Algeria marks 60 years of independence from France on Tuesday with a huge military parade, but memories of violence during the colonial period continue to overshadow ties between the two.
The North African country won its independence following a gruelling eight-year war, which ended with the signing in March 1962 of the Evian Accords.
On July 5 of the same year, days after 99.72 percent voted for independence in a referendum, Algeria finally broke free from colonial rule -- but memories of the 132-year occupation continue to mar its ties with France.
Authorities on Friday closed a 16-kilometre (10-mile) stretch of a major artery in Algiers for the army to carry out final rehearsals for its parade, the first in 33 years.
The closure has caused huge tailbacks on roads leading to the eastern suburbs of the capital.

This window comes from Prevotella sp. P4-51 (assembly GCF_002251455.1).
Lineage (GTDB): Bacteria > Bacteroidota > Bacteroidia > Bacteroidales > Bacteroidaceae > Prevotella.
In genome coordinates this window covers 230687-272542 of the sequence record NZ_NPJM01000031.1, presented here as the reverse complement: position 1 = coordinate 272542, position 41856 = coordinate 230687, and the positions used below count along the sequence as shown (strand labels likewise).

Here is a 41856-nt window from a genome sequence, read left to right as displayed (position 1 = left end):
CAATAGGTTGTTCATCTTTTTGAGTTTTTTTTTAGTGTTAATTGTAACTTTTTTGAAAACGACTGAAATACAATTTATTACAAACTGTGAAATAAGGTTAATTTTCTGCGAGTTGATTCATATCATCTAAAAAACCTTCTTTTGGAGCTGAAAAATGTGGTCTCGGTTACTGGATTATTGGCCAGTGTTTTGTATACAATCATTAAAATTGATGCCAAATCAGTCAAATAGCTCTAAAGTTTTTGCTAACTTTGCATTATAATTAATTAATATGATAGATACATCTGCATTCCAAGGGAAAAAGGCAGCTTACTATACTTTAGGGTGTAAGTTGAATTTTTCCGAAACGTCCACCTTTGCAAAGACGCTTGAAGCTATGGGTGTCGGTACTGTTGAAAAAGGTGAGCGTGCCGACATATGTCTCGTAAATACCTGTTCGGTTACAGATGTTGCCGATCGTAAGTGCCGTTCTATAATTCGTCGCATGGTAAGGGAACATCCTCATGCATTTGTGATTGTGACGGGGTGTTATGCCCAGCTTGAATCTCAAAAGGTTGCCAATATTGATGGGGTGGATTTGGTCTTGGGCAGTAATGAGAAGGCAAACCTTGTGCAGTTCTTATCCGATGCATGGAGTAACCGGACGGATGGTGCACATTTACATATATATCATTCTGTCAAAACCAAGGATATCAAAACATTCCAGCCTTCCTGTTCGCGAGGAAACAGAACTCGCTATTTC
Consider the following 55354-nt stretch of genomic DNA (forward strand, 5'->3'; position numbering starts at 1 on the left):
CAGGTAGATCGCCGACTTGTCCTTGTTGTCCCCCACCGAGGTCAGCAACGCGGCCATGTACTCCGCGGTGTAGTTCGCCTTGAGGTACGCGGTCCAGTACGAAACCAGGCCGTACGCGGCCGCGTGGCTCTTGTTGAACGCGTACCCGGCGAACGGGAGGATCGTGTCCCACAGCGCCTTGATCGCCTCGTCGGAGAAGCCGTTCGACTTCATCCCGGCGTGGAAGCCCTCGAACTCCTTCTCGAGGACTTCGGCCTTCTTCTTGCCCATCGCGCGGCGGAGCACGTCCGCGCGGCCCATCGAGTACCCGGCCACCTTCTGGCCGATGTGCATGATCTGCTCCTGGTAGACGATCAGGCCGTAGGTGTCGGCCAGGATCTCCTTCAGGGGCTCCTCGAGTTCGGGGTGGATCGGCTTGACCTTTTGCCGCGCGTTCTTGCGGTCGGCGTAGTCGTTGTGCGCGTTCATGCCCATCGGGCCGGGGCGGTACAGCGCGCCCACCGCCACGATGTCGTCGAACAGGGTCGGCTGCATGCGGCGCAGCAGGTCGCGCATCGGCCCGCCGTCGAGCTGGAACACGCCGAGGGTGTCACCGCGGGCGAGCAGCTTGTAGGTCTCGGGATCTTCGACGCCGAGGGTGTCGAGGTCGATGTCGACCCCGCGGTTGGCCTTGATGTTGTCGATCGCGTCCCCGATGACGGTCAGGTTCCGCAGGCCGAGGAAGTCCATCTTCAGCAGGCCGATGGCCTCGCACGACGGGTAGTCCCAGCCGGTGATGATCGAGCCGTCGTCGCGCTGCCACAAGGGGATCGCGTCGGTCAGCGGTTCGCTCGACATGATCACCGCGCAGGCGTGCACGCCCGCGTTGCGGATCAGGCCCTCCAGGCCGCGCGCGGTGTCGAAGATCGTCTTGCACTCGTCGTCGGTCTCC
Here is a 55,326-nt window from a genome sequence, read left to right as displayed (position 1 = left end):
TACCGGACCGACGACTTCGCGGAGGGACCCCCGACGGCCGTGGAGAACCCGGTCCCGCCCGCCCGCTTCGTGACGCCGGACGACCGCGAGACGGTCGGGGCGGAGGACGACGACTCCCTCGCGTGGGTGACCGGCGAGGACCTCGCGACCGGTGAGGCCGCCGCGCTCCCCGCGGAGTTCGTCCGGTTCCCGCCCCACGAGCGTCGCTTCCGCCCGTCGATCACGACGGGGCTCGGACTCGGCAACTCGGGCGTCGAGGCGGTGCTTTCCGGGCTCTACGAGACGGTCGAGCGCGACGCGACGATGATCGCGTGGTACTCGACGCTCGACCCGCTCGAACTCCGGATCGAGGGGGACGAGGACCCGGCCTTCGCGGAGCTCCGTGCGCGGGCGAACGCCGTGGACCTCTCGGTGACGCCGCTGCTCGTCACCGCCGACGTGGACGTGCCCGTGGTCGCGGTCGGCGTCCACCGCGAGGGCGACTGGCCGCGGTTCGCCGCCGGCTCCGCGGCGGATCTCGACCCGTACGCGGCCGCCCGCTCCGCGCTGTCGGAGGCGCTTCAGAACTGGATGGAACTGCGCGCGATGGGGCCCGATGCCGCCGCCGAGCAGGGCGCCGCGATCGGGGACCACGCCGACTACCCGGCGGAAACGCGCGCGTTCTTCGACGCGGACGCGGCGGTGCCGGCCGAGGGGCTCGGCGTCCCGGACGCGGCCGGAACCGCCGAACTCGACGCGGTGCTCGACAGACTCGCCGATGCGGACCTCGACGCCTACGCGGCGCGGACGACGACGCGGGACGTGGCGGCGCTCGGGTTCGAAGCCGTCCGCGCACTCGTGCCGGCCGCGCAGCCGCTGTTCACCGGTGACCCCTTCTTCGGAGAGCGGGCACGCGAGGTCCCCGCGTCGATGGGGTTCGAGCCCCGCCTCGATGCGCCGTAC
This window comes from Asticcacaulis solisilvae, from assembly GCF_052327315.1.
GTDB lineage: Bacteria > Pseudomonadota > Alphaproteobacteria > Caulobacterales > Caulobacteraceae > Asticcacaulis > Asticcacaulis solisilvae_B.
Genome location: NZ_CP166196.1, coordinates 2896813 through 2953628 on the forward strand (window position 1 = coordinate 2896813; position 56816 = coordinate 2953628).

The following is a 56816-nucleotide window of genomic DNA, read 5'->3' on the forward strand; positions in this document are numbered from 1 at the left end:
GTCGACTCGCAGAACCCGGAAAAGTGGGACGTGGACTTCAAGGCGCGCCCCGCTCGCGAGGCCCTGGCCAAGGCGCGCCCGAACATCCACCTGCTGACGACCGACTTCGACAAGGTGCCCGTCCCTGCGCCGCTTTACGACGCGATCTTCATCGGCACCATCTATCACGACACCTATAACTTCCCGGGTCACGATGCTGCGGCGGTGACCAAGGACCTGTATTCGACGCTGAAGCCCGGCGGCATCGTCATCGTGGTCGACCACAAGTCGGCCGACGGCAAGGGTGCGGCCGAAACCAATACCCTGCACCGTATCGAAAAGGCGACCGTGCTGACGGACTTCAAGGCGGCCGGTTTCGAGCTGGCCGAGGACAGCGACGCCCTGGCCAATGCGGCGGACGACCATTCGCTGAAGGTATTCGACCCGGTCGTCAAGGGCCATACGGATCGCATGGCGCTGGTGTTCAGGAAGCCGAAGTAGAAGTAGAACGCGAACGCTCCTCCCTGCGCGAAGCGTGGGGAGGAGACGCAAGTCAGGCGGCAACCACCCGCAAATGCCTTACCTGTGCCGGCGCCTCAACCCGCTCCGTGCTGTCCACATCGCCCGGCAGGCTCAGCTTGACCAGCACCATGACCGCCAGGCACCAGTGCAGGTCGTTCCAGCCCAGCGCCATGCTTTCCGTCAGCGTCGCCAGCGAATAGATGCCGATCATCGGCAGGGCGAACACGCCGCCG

President Abdelmadjid Tebboune is to preside over the parade, hosting several foreign dignitaries including Palestinian president Mahmud Abbas, Tunisia's Kais Saied and Niger's Mohamed Bazoum.
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The government has even commissioned a logo -- a circle of 60 stars containing military figures and equipment -- to mark "a glorious history and a new era".
Algeria's war of independence left hundreds of thousands of dead, but six decades on, despite a string of gestures by French President Emmanuel Macron, France has ruled out any form of apology for the colonial period.
"There's no way we can forget or erase the human genocide, the cultural genocide and the identity genocide of which colonial France remains guilty," said Salah Goudjil, speaker of the Algerian parliament's upper house, in an interview published by newspaper L'Expression on Monday.
French-Algerian ties hit a low late last year after Macron reportedly questioned whether Algeria had existed as a nation before the French invasion and accused its "political-military system" of rewriting history and fomenting "hatred towards France".
Algeria withdrew its ambassador in response, but the two sides appear to have mended ties since.
Macron and Tebboune confirmed in a June 18 phone call their desire to "deepen" relations and Tebboune invited his French counterpart to visit Algiers.